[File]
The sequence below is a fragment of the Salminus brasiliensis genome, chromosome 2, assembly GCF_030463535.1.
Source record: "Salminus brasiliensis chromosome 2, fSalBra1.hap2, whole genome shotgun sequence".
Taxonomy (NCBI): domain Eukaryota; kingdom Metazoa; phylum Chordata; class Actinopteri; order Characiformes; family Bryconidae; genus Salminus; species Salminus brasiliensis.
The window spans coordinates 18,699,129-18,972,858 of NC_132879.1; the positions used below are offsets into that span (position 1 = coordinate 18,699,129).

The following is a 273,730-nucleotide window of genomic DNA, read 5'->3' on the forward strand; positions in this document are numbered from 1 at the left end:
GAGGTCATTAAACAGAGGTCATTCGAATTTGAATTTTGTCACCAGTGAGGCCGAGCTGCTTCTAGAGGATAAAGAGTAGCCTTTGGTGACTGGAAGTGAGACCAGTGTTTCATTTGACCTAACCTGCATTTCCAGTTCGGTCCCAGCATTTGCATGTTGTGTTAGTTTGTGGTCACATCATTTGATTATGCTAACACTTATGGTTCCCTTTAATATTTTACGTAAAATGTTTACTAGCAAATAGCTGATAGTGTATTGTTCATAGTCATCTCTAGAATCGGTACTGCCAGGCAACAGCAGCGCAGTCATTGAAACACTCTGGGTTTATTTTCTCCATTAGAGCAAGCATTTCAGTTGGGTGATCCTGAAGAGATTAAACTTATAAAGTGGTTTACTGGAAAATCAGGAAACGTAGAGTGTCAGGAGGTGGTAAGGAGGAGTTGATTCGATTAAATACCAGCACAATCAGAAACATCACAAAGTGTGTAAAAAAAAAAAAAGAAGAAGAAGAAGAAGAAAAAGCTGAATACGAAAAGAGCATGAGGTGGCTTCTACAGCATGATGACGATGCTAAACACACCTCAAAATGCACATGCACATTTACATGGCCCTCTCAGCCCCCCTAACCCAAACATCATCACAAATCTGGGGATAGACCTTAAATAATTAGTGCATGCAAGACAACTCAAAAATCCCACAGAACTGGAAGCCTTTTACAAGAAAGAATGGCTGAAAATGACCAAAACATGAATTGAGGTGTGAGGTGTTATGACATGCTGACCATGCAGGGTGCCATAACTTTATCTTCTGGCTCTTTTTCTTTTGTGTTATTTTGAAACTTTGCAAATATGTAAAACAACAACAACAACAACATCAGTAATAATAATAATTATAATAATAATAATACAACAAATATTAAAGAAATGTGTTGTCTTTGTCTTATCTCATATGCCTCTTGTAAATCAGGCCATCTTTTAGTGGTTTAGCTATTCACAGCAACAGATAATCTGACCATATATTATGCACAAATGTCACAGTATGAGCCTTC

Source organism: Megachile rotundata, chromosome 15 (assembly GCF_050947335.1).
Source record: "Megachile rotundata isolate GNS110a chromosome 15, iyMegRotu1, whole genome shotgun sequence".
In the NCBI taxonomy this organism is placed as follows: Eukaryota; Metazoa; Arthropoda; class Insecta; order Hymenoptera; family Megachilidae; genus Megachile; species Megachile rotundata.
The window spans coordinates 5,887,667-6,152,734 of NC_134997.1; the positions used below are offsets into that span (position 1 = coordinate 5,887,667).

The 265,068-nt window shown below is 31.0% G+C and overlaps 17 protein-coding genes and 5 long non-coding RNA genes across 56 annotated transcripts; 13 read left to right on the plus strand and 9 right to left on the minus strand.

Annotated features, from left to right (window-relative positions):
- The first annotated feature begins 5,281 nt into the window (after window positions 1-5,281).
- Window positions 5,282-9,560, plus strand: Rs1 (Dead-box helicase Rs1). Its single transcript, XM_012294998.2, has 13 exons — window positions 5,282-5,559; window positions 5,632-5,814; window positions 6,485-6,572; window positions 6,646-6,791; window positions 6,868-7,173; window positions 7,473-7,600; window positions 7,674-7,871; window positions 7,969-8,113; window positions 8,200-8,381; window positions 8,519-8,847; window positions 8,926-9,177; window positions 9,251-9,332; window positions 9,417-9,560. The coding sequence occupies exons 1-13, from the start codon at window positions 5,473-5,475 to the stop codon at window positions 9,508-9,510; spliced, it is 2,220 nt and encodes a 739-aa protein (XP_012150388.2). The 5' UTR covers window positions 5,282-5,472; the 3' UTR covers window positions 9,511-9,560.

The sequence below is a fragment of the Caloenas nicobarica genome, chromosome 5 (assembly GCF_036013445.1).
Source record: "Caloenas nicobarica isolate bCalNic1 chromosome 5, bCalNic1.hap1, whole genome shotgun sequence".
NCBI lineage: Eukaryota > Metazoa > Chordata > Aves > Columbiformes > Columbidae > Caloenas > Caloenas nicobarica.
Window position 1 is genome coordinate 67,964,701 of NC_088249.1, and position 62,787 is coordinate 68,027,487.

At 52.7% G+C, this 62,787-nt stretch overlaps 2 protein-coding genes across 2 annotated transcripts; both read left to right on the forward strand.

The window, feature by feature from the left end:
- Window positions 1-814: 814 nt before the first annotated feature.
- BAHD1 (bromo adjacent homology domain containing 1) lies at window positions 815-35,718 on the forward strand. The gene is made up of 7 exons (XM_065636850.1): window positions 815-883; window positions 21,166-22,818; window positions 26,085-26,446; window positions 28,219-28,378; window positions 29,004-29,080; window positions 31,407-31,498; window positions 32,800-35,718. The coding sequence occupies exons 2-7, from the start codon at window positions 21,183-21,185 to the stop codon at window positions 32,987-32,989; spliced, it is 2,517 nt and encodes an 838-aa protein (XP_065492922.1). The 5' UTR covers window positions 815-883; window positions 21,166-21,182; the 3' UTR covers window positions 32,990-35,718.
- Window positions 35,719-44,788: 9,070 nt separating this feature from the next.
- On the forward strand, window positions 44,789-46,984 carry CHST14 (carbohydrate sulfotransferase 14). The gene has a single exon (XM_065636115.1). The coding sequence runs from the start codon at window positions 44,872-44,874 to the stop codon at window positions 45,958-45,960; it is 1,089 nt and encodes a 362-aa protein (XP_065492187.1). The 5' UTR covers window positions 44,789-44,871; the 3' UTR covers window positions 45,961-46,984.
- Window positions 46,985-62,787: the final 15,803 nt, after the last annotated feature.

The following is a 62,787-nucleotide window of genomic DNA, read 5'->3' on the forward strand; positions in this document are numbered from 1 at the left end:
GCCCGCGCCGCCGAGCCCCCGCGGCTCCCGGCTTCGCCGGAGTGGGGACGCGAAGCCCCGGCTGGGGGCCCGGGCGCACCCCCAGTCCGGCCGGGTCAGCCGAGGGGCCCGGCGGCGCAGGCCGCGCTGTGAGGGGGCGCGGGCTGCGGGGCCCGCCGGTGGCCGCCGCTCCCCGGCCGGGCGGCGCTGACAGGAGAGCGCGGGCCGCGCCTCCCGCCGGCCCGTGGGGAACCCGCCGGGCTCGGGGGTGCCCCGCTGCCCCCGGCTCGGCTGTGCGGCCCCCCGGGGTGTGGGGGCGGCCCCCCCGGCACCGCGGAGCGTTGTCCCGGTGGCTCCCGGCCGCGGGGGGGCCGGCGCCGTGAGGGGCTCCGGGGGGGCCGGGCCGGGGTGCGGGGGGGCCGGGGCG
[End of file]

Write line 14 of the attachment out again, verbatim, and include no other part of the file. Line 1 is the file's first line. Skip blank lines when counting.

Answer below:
- Window positions 5,282-9,560, plus strand: Rs1 (Dead-box helicase Rs1). Its single transcript, XM_012294998.2, has 13 exons — window positions 5,282-5,559; window positions 5,632-5,814; window positions 6,485-6,572; window positions 6,646-6,791; window positions 6,868-7,173; window positions 7,473-7,600; window positions 7,674-7,871; window positions 7,969-8,113; window positions 8,200-8,381; window positions 8,519-8,847; window positions 8,926-9,177; window positions 9,251-9,332; window positions 9,417-9,560. The coding sequence occupies exons 1-13, from the start codon at window positions 5,473-5,475 to the stop codon at window positions 9,508-9,510; spliced, it is 2,220 nt and encodes a 739-aa protein (XP_012150388.2). The 5' UTR covers window positions 5,282-5,472; the 3' UTR covers window positions 9,511-9,560.